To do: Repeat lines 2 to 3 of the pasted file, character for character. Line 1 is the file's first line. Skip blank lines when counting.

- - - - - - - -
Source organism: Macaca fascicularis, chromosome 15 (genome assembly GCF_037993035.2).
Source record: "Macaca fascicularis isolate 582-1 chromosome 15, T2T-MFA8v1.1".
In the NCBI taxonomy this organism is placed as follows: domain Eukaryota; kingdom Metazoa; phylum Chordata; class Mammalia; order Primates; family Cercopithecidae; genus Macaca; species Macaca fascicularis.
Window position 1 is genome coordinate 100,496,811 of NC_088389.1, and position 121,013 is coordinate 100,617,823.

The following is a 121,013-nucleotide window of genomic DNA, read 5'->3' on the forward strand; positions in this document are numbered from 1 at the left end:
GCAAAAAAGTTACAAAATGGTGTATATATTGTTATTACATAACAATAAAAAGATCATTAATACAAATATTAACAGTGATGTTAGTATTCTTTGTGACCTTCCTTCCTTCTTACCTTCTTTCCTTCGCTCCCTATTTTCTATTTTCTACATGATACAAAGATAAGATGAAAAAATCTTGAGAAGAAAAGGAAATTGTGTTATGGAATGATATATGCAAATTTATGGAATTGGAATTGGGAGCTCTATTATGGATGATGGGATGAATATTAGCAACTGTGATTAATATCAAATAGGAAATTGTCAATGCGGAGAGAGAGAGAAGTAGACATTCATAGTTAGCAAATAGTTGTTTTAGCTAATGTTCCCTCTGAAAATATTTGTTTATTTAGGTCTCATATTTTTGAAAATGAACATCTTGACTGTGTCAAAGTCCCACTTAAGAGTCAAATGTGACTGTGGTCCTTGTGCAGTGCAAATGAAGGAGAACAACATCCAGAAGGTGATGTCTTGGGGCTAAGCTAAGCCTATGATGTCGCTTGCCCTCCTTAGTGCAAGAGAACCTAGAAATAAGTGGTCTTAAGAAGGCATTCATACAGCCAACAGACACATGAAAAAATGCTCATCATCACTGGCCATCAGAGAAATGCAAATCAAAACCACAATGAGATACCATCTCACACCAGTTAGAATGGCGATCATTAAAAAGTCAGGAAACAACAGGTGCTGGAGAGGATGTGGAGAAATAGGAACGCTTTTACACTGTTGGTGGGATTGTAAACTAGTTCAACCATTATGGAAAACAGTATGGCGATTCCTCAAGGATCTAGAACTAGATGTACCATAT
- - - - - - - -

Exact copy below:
Source record: "Macaca fascicularis isolate 582-1 chromosome 15, T2T-MFA8v1.1".
In the NCBI taxonomy this organism is placed as follows: domain Eukaryota; kingdom Metazoa; phylum Chordata; class Mammalia; order Primates; family Cercopithecidae; genus Macaca; species Macaca fascicularis.